Toy-inspired acoustic lens creates 'sound bullets'

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Washington, Apr 22 (ANI): Inspired by a popular executive toy ("Newton's cradle"), researchers at the California Institute of Technology (Caltech) have built a device-called a nonlinear acoustic lens, which produces highly focused, high-amplitude acoustic signals dubbed "sound bullets."hiara Daraio and colleagues crafted their acoustic lens by assembling 21 parallel chains of stainless steel spheres into an array.

Each of the 21 chains was strung with 21 9.5-millimeter-wide spheres. (Daraio says particles composed of other elastic materials and/or with different shapes also could be used.)

The acoustic lens and its sound bullets (which can exist in fluids-like air and water-as well as in solids) have "the potential to revolutionize applications from medical imaging and therapy to the nondestructive evaluation of materials and engineering systems," said Daraio.

The device is similar to the Newton's cradle toy, which consists of a line of identical balls suspended from a frame by wires in such a way that they only move in one plane, and just barely touch one another.

The chains of particles in the new acoustic lens are like a longer version of a Newton's cradle.

In the lens, a pulse is excited at one end by an impact with a striker, and nonlinear waves are generated within each chain.

These chains "are the simplest representation of highly nonlinear acoustic waveguides, which exploit the properties of particle contacts to tune the shapes of the traveling acoustic signals and their speed of propagation, creating compact acoustic pulses known as solitary waves," said Daraio.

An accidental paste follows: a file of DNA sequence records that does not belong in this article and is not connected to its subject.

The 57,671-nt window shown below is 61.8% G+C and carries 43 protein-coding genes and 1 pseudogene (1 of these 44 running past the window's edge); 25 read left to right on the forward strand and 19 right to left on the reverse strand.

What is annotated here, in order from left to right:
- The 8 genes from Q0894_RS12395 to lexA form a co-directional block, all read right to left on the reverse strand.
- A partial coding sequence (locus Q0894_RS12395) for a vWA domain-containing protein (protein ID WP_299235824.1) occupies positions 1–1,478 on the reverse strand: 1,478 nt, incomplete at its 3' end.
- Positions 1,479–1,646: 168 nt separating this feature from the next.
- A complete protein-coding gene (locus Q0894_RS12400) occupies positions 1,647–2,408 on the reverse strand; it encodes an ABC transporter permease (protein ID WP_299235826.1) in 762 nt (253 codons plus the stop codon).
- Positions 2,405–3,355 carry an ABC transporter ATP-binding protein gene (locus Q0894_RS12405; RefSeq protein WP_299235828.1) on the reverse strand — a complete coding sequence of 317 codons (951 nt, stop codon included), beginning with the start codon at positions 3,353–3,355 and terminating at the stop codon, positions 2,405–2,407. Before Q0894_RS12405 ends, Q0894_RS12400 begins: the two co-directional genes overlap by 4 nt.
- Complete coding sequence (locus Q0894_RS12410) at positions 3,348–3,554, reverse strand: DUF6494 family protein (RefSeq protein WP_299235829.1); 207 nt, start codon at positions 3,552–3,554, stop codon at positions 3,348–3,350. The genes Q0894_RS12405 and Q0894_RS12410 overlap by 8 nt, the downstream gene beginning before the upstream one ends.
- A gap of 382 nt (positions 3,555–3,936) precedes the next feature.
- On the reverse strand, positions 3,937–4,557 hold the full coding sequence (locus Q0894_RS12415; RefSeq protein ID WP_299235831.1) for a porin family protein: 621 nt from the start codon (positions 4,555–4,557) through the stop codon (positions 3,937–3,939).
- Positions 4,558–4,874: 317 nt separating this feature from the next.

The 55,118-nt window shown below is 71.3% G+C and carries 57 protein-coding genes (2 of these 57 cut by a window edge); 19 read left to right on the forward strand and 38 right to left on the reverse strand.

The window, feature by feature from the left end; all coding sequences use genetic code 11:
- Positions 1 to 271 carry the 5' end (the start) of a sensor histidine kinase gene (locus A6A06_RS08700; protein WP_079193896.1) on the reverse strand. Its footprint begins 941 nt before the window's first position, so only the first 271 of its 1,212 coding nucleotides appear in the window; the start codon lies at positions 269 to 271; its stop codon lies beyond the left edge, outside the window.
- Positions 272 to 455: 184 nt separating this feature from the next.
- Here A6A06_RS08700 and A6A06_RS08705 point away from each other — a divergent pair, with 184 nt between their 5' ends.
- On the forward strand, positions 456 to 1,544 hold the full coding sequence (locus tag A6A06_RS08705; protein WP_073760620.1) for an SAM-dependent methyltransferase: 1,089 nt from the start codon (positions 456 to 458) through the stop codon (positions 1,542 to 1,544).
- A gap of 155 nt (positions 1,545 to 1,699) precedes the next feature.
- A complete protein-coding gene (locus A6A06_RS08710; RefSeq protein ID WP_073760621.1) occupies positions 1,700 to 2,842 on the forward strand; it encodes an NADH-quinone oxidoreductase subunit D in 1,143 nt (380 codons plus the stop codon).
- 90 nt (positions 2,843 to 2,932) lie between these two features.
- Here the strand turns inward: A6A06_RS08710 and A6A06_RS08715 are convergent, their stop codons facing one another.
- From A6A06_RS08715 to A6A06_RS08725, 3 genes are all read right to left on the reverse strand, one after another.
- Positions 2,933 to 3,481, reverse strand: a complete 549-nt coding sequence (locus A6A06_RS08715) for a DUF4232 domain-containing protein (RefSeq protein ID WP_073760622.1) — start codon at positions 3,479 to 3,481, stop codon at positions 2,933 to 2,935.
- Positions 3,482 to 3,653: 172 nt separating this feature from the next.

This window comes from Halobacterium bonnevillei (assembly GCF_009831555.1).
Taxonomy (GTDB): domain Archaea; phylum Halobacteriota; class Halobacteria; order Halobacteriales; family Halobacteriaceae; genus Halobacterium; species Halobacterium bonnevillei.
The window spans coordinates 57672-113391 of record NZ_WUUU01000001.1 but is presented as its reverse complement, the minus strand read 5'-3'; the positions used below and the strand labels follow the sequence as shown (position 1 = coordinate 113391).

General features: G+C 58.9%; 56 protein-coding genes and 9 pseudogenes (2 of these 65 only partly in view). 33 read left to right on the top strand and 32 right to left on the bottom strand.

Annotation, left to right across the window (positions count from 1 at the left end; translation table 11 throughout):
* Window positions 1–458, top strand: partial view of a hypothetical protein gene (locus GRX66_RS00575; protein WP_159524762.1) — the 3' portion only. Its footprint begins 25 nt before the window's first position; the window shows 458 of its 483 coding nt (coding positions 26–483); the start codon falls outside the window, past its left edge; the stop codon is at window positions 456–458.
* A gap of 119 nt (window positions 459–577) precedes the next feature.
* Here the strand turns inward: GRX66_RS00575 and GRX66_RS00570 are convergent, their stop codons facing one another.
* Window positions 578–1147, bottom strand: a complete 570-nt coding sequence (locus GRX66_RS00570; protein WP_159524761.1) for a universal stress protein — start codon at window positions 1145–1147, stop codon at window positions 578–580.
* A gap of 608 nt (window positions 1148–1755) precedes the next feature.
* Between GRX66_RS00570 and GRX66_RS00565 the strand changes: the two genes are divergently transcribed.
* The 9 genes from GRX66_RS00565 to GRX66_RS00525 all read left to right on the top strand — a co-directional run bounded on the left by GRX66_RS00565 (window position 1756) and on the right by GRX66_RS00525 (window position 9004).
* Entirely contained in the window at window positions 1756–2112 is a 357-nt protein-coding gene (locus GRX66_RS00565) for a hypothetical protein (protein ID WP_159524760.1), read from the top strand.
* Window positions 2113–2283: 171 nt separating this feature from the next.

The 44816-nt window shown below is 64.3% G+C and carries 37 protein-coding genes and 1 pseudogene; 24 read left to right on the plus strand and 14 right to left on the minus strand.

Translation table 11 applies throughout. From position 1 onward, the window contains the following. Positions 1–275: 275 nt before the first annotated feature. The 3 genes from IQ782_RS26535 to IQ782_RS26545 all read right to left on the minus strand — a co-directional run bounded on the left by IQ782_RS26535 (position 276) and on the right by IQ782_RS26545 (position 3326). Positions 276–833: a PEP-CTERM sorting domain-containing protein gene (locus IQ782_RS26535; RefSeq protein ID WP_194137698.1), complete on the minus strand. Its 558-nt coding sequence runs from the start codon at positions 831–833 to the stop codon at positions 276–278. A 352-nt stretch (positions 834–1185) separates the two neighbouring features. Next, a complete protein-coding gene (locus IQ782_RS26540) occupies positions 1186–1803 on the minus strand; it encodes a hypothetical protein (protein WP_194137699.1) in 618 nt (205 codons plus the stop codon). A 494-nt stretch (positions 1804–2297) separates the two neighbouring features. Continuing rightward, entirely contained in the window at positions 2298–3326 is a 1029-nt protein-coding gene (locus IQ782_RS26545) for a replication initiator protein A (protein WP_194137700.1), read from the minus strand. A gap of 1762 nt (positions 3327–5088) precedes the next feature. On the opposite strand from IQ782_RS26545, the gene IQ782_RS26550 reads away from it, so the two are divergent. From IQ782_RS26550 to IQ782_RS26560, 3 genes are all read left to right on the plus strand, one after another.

The chains are squeezed closer together-or "precompressed"-using fishing line.

By changing the amount of precompression, the researches could vary the speed of the solitary wave.

When a series of those waves exit the array, they coalesce at a particular location-a focal point-in a target material (which can be a gas, like air; a liquid; or a solid).

This superposition of solitary waves at the focal point forms the sound bullet-a highly compact, large-amplitude acoustic wave.

Varying the parameters of the system can also produce a rapid-fire barrage of sound bullets, all trained on the same spot.

"Our lens introduces the ability to generate compact, high-amplitude signals in a linear medium, and also allows us to dynamically control the location of the focal point," said Daraio.

That means it isn't necessary to change any of the geometric components of the lens to change the location of the focal point.

"All we do is adjust the precompression for each chain of spheres," she said. (ANI)

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